Pathak L.,Gujarat Forensic Sciences University | Agrawal Y.,Gujarat Forensic Sciences University | Dhir A.,Gujarat Forensic Sciences University
Expert Opinion on Investigational Drugs | Year: 2013

Introduction: Natural polyphenols, the non-essential micronutrients, found in array of plant products, are known to affect various physiological and biochemical functions in the body. Studies have shown the protective effect of these polyphenols in different neurological and mental disorders. These polyphenols modulate monoaminergic neurotransmission in the brain and thus possess antidepressant-like activity at least in animal models of depression. Areas covered: The present review discusses the use of these natural polyphenols in the treatment of major depression. The review article discusses the antidepressant potential of some important polyphenols such as amentoflavone, apigenin, chlorogenic acid, curcumin, ferulic acid, hesperidin, rutin, quercetin, naringenin, resveratrol, ellagic acid, nobiletin and proanthocyanidins. The mechanism of action of these polyphenols in the treatment of major depression is also discussed in detail. Expert opinion: There is an exciting prospect in the discovery of natural polyphenols as therapeutic agents in the treatment of major depression. © 2013 Informa UK, Ltd.

Blessy M.,Gujarat Forensic Sciences University | Patel R.D.,Gujarat Forensic Sciences University | Prajapati P.N.,Gujarat Forensic Sciences University | Agrawal Y.K.,Gujarat Forensic Sciences University
Journal of Pharmaceutical Analysis | Year: 2014

Forced degradation is a degradation of new drug substance and drug product at conditions more severe than accelerated conditions. It is required to demonstrate specificity of stability indicating methods and also provides an insight into degradation pathways and degradation products of the drug substance and helps in elucidation of the structure of the degradation products. Forced degradation studies show the chemical behavior of the molecule which in turn helps in the development of formulation and package. In addition, the regulatory guidance is very general and does not explain about the performance of forced degradation studies. Thus, this review discusses the current trends in performance of forced degradation studies by providing a strategy for conducting studies on degradation mechanisms and also describes the analytical methods helpful for development of stability indicating method. © 2014 Xi'an Jiaotong University. Production and hosting by Elsevier B.V. All rights reserved.

Dhir A.,Gujarat Forensic Sciences University
Drugs of Today | Year: 2013

Vortioxetine (Lu-AA-21004; 1-[2-(2,4-dimethylphenylsulfonyl)phenyl] piperazine hydrobromide) is a novel orally active molecule that is being investigated by Lundbeck and Takeda for the treatment of major depression and generalized anxiety disorders. Vortioxetine has a unique "multi-modal" mechanism of action. It inhibits the activity of serotonin transporters and is an agonist of serotonin 5-HT1A receptor, partial agonist of 5-HT 1B and antagonist of 5-HT3A, 5-HT7 and 5-HT1D receptors. Vortioxetine has been effective in various animal models of depression and anxiety and clinical studies have shown the antidepressant and antianxiety properties of vortioxetine in a dose range of 5-20 mg/day. Vortioxetine reverses cognitive decline in patients with depression making it a unique molecule. The molecule lacks any serious side effects and drug-drug interactions. However, dose adjustments are required if vortioxetine is co-administered with rifampicin or bupropion. The molecule is under review by various regulatory agencies around the world for the treatment of major depression. Copyright © 2013 Prous Science, S.A.U. or its licensors. All rights reserved.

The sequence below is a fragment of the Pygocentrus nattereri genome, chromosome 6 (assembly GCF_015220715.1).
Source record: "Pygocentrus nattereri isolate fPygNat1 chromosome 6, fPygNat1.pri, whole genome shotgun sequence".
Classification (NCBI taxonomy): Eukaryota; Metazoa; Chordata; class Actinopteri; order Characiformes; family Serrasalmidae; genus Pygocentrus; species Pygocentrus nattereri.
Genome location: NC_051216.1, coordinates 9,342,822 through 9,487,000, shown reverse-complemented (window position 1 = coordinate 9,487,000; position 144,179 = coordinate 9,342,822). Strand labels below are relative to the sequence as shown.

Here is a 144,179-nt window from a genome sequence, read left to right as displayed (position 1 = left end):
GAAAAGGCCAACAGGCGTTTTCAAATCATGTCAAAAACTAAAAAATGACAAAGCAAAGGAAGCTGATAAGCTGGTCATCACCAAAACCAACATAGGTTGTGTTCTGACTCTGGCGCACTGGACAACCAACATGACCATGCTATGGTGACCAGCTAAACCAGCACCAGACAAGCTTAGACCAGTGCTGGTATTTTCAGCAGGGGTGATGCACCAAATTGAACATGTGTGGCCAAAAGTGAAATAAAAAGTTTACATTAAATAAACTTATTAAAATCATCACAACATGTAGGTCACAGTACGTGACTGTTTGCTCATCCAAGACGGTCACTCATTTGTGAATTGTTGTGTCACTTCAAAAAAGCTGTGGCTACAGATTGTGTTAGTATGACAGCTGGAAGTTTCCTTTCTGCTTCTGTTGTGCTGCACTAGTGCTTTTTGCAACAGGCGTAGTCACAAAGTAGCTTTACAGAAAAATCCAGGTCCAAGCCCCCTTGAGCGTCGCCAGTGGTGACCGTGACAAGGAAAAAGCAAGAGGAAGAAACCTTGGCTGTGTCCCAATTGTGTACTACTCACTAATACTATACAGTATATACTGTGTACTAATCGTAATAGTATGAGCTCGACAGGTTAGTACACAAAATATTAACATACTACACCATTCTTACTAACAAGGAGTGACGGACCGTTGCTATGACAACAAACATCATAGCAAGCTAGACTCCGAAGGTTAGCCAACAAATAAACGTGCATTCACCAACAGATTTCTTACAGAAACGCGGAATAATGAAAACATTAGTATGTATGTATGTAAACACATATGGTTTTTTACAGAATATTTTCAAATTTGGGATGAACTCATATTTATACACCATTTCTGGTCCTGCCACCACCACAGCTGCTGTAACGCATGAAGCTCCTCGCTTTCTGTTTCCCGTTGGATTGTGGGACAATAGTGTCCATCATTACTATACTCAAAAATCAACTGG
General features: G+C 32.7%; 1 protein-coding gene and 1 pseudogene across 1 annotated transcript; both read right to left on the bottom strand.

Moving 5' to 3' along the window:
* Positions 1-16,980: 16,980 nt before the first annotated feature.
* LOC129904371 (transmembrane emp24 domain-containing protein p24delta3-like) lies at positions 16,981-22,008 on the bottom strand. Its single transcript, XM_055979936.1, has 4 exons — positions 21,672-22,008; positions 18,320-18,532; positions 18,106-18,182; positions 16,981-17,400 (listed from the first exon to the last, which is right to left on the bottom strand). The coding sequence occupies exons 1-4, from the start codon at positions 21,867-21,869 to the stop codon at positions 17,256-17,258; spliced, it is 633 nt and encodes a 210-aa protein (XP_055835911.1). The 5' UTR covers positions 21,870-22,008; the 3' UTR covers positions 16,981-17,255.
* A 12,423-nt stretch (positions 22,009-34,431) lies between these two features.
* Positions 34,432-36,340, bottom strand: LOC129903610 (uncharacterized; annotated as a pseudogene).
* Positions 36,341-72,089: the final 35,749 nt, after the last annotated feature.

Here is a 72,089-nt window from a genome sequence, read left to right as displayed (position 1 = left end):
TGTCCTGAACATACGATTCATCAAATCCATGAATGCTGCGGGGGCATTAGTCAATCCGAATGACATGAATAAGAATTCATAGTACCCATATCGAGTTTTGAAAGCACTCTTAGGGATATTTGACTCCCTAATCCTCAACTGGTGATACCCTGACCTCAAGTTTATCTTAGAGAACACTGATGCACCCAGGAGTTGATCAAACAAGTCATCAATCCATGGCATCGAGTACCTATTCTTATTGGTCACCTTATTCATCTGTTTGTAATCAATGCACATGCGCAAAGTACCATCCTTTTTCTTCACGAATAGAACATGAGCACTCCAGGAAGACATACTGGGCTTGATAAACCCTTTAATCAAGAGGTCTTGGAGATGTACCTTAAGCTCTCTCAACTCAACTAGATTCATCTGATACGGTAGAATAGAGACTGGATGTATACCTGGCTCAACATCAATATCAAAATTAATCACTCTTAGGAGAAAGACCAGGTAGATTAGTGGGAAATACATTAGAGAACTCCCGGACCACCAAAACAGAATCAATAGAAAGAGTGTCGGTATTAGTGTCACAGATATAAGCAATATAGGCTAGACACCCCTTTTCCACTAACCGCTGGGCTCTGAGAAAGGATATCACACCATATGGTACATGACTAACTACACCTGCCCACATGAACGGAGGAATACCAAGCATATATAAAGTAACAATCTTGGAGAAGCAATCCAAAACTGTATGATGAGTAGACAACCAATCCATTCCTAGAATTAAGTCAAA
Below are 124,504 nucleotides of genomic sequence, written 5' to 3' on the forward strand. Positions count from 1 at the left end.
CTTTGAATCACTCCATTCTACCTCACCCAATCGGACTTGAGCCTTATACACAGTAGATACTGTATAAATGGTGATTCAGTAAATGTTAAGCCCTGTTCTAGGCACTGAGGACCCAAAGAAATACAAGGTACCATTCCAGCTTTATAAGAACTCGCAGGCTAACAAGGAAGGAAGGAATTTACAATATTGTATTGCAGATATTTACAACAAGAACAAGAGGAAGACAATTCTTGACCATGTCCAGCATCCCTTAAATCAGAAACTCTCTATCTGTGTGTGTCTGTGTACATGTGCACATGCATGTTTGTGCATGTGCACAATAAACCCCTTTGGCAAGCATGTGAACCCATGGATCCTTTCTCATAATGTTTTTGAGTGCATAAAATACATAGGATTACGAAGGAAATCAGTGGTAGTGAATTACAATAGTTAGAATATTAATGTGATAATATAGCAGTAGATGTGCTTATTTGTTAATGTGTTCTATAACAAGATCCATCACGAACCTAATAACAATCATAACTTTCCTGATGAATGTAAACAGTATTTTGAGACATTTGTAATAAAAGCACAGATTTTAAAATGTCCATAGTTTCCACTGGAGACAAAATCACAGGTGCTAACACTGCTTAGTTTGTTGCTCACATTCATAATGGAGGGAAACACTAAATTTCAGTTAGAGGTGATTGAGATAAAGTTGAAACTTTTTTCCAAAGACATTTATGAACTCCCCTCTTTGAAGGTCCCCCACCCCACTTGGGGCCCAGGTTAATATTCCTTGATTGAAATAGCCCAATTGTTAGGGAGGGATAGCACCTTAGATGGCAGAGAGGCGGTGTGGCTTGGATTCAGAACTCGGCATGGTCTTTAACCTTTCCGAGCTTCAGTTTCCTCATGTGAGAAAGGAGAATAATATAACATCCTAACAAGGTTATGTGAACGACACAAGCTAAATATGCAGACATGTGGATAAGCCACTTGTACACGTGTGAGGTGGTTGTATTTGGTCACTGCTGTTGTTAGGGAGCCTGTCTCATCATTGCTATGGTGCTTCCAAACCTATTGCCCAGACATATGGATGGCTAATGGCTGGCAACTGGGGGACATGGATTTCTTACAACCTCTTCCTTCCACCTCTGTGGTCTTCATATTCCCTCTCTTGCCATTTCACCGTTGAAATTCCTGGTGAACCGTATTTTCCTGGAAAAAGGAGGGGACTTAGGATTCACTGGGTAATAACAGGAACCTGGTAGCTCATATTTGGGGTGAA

Sarvaiya J.,Gujarat Forensic Sciences University | Agrawal Y.K.,Gujarat Forensic Sciences University
International Journal of Biological Macromolecules | Year: 2015

Chitosan, a biocompatible natural polysaccharide is frequently reported carrier material in targeted drug delivery to treat neurodegenerative disorders. Chitosan and its biodegradable products exert its bioactivities on nerve cells and blood brain barrier at the molecular level, which are beneficial in anti-Alzheimer therapy. Flexibility of surface modification, the ability to get attached with varieties of ligand molecules and the formation of the stable nano complex in physiological condition make chitosan an adorable material for delivery of anti-Alzheimer drugs and siRNA to the brain. The success rate of nose to brain delivery of anti-Alzheimer drugs enhances when chitosan used as a carrier material. This review covers direct and indirect anti-Alzheimer effects of chitosan, surface modification strategies to augment permeation from the blood-brain barrier structure, different ligands reported for brain targeting of chitosan nanoparticles containing anti Alzheimer drugs, blood compatibility and widely utilized chitosan nanoparticle fabrication techniques. Key intellectual claims are also condensed through patents to appraise chitosan as an attractive polymer for brain targeted nanoformulation which is currently facing oversight by regulatory agencies and manufacturers. © 2014 Elsevier B.V.

Shah M.,Gujarat Forensic Sciences University
Pharmaceutical development and technology | Year: 2013

The present paper describes an in silico solubility behavior of drug and lipids, an essential screening study in preparation of solid lipid nanoparticles (SLN). Ciprofloxacin HCl was selected as a model drug along with 11 lipids and 5 organic solvents. In silico miscibility study of drug/lipid/solvent was performed using Hansen solubility parameter approach calculated by group contribution method of Van Krevelen and Hoftyzer. Predicted solubility was validated by determining solubility of lipids in various solvent at different temperature range, while miscibility of drug in lipids was determined by apparent solubility study and partition experiment. The presence of oxygen and OH functionality increases the polarity and hydrogen bonding possibilities of the compound which has reflected the highest solubility parameter values for Geleol and Capmul MCM C8. Ethyl acetate, Geleol and Capmul MCM C8 was identified as suitable organic solvent, solid lipid and liquid lipid respectively based on a solubility parameter approach which was in agreement with the result of an apparent solubility study and partition coefficient. These works demonstrate the validity of solubility parameter approach and provide a feasible predictor to the rational selection of excipients in designing SLN formulation.